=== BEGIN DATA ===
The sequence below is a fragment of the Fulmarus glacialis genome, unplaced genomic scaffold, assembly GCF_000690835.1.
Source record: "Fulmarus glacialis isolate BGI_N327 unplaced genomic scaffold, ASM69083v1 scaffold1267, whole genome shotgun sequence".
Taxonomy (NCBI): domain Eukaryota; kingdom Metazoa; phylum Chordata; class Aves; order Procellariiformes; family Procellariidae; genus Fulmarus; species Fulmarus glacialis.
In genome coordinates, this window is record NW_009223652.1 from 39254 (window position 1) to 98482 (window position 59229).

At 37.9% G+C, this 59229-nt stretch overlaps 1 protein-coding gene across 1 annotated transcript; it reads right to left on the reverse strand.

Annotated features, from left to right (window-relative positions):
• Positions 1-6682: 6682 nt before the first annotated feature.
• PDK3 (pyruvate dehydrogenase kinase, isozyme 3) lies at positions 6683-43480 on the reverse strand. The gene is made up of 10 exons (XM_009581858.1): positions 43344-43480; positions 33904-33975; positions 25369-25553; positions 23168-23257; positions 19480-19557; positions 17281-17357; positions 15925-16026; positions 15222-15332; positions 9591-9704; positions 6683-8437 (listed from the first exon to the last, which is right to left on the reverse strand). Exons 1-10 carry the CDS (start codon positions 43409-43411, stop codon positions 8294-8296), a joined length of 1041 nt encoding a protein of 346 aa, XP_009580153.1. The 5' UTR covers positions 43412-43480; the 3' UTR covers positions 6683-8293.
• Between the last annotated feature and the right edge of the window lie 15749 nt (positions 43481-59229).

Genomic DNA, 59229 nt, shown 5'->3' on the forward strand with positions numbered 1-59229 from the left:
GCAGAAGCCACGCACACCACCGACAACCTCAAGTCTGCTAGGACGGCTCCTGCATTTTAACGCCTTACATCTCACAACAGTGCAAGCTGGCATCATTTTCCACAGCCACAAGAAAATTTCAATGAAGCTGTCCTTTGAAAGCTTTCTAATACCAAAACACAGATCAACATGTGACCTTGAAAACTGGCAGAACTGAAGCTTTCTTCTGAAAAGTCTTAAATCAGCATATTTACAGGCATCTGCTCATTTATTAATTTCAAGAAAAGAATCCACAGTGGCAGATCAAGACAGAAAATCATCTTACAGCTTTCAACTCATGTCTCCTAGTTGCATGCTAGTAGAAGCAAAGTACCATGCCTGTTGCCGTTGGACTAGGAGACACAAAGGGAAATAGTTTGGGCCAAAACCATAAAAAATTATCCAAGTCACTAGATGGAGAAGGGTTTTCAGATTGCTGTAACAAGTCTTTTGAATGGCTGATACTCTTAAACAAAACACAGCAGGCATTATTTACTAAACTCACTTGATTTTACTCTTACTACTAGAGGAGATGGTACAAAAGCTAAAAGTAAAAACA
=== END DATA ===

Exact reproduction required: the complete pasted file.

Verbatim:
The sequence below is a fragment of the Fulmarus glacialis genome, unplaced genomic scaffold, assembly GCF_000690835.1.
Source record: "Fulmarus glacialis isolate BGI_N327 unplaced genomic scaffold, ASM69083v1 scaffold1267, whole genome shotgun sequence".
Taxonomy (NCBI): domain Eukaryota; kingdom Metazoa; phylum Chordata; class Aves; order Procellariiformes; family Procellariidae; genus Fulmarus; species Fulmarus glacialis.
In genome coordinates, this window is record NW_009223652.1 from 39254 (window position 1) to 98482 (window position 59229).

At 37.9% G+C, this 59229-nt stretch overlaps 1 protein-coding gene across 1 annotated transcript; it reads right to left on the reverse strand.

Annotated features, from left to right (window-relative positions):
• Positions 1-6682: 6682 nt before the first annotated feature.
• PDK3 (pyruvate dehydrogenase kinase, isozyme 3) lies at positions 6683-43480 on the reverse strand. The gene is made up of 10 exons (XM_009581858.1): positions 43344-43480; positions 33904-33975; positions 25369-25553; positions 23168-23257; positions 19480-19557; positions 17281-17357; positions 15925-16026; positions 15222-15332; positions 9591-9704; positions 6683-8437 (listed from the first exon to the last, which is right to left on the reverse strand). Exons 1-10 carry the CDS (start codon positions 43409-43411, stop codon positions 8294-8296), a joined length of 1041 nt encoding a protein of 346 aa, XP_009580153.1. The 5' UTR covers positions 43412-43480; the 3' UTR covers positions 6683-8293.
• Between the last annotated feature and the right edge of the window lie 15749 nt (positions 43481-59229).

Genomic DNA, 59229 nt, shown 5'->3' on the forward strand with positions numbered 1-59229 from the left:
GCAGAAGCCACGCACACCACCGACAACCTCAAGTCTGCTAGGACGGCTCCTGCATTTTAACGCCTTACATCTCACAACAGTGCAAGCTGGCATCATTTTCCACAGCCACAAGAAAATTTCAATGAAGCTGTCCTTTGAAAGCTTTCTAATACCAAAACACAGATCAACATGTGACCTTGAAAACTGGCAGAACTGAAGCTTTCTTCTGAAAAGTCTTAAATCAGCATATTTACAGGCATCTGCTCATTTATTAATTTCAAGAAAAGAATCCACAGTGGCAGATCAAGACAGAAAATCATCTTACAGCTTTCAACTCATGTCTCCTAGTTGCATGCTAGTAGAAGCAAAGTACCATGCCTGTTGCCGTTGGACTAGGAGACACAAAGGGAAATAGTTTGGGCCAAAACCATAAAAAATTATCCAAGTCACTAGATGGAGAAGGGTTTTCAGATTGCTGTAACAAGTCTTTTGAATGGCTGATACTCTTAAACAAAACACAGCAGGCATTATTTACTAAACTCACTTGATTTTACTCTTACTACTAGAGGAGATGGTACAAAAGCTAAAAGTAAAAACA